Published: Infantile Acropustulosis in Internationally Adopted Children
I have gotten a number of emails from people due to the recent thread on APV regarding recurrent pustular outbreaks on the hands and feet of children who have already been adequately treated for scabies.
As I was gently nudged by a few of your requests, I did submit a response to that thread. Unfortunately, it must have been weeded out by the moderators of the APV group on accident, because it still has not appeared amongst the new messages. I realize moderating that site is volunteer based and time intensive, I just find it to be a little frustrating to use that resource since there is about a 3-7 day delay to our postings (and in my case, I spent a lot of time typing out a response to the thread on acropustulosis and it was never posted). Personally, I don’t see the need for a moderator on that site given the extensive process you have to go through to become a member. I think it’s redundant to check all membership applications AND continue to pre-approve each individual post. But that’s just me. Anyway, I’ll respond to that thread here, so if people could pass this along to those APVers who were searching for more info on “recurrent, itchy bumps on the hands and feet of their adopted kids,” it’d be greatly appreciated.
Many of you have inquired to find out whatever happened with my study on infantile acroputulosis. It was published and the full-text just became available via Epub ahead of print in May. I do apologize for the delay, but the publication process can take close to a year once something is accepted to a competitive journal. This article was accepted to the Journal of the American Academy of Dermatology (also known as The Blue Journal or JAAD, www.eblue.org), which is the most widely read and most highly respected dermatology journal. That is fantastic considering the goal of the research was to increase physician awareness of this condition. Unfortunately, you cannot access the full article unless you go to a medical library that subscribes (or buy it in pdf form for $31.50, but I think that’s a bit pricey for 1 article!). If you are interested in the brief version, here is the link to the pubmed abstract:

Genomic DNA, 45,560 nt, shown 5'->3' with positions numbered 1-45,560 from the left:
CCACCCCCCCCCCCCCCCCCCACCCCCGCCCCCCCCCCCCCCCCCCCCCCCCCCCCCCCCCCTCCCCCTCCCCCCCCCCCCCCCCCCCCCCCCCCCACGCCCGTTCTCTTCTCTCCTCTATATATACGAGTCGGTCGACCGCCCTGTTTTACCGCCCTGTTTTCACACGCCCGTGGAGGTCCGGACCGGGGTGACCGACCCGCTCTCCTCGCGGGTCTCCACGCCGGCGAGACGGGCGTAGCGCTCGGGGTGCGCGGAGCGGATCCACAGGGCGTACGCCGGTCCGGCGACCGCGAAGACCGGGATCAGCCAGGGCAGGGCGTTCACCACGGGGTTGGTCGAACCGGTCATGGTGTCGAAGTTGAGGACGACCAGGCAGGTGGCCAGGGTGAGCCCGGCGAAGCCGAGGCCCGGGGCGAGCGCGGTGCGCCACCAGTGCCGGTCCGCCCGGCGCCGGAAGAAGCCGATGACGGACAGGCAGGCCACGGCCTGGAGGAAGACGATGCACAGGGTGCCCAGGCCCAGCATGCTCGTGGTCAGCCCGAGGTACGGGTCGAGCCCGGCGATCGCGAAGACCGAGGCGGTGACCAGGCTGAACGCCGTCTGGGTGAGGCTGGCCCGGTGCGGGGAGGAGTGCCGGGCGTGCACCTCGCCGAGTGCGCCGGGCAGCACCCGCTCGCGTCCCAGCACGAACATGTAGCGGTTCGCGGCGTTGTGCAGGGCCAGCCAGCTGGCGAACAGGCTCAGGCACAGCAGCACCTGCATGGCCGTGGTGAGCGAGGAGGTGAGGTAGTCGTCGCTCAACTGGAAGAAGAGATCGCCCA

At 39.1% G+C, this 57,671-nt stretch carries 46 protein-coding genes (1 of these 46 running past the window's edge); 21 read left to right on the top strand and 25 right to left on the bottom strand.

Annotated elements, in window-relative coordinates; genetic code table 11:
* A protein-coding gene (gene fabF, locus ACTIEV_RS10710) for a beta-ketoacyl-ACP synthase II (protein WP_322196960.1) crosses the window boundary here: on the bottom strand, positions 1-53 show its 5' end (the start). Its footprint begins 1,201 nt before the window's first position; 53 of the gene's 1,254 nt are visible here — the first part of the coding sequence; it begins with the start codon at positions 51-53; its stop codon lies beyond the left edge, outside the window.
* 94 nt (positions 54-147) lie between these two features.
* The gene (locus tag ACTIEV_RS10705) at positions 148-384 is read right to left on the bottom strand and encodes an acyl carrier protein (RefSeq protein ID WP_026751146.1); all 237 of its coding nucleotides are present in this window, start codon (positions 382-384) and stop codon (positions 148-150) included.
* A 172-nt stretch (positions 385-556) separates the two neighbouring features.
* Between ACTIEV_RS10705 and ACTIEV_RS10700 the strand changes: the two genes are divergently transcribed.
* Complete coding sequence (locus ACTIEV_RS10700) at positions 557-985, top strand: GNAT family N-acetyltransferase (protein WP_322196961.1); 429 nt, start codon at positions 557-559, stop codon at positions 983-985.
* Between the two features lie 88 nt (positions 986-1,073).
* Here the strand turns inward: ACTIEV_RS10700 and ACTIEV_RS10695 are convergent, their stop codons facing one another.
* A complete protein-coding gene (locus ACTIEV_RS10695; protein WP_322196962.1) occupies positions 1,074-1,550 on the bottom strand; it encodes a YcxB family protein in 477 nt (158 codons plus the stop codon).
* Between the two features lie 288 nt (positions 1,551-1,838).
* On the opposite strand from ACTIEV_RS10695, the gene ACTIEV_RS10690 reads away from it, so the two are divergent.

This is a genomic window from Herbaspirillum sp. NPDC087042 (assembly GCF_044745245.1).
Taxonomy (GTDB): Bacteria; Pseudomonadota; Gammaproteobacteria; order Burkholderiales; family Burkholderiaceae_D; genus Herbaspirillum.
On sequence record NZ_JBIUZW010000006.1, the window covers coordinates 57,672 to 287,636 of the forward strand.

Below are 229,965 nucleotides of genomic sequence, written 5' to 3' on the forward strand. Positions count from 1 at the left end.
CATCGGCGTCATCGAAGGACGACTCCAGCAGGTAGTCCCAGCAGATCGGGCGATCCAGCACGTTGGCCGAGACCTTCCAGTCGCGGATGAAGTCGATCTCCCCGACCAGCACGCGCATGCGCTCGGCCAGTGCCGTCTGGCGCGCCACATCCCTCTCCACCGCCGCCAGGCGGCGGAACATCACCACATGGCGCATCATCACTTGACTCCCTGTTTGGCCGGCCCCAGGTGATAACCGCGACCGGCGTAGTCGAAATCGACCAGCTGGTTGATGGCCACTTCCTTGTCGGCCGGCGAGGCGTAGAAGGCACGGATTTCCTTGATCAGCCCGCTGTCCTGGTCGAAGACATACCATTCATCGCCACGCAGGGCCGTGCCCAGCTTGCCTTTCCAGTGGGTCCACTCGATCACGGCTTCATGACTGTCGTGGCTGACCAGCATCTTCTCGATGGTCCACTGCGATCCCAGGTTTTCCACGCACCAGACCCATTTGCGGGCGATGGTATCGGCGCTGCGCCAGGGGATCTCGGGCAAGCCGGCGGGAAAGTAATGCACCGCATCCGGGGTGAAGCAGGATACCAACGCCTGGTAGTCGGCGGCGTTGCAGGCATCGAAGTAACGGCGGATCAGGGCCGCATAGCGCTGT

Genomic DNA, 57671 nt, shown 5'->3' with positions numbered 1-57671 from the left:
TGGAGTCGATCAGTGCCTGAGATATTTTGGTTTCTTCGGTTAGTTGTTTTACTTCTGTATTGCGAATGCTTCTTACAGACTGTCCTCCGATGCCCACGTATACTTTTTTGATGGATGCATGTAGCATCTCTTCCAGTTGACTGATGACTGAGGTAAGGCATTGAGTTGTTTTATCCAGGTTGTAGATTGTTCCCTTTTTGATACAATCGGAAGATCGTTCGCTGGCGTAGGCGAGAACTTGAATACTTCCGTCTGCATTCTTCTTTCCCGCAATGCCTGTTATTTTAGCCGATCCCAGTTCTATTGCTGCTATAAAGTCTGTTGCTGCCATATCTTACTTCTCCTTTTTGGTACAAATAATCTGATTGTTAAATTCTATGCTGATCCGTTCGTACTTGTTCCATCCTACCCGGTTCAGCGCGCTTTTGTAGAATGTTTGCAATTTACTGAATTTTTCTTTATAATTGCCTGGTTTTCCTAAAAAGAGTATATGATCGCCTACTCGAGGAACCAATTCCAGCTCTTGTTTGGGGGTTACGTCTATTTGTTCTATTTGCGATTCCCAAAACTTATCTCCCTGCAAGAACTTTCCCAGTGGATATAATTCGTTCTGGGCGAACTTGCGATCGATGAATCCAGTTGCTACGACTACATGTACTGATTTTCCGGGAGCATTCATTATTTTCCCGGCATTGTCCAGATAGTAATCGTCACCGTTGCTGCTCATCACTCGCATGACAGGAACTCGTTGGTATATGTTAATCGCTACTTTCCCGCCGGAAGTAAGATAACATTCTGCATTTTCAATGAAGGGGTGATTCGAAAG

The full-text article is quite lengthy and has several images of IA (some taken by me, others by people with children involved in the study), as well as a histologic image of a biopsied case we had. You’ll also notice Travis is an author on this publication - he calculated all our statistics.
You can at least print the abstract and give it to your pediatrician/family doc if you think your child has this and has not been diagnosed or your pediatrician has never heard of this entity. In response to 1 specific post on APV, infantile acropustulosis is NOT contagious. That said, there are other diseases and infections on the differential diagnosis that are, so you really need to verify a diagnosis like this with your pediatrician or dermatologist.
Thank you to all those who participated!! Hopefully it’ll better prepare pediatricians, family docs, and even dermatologists to recognize this in internationally adopted kids. The other result of the study you may not be aware of is the coincidence between infantile acropustulosis and eczema (referred to more specifically as “atopic dermatitis” in the article and abstract). Interestingly, ~50% of kids w/ acropustulosis in the study also have eczema, and an old study showed a similar incidence in that subpopulation. There’s no cause and effect implicated and the sample size was too small to make any generalizations, just something to be aware of in our kids, and something professionally I find fascinating.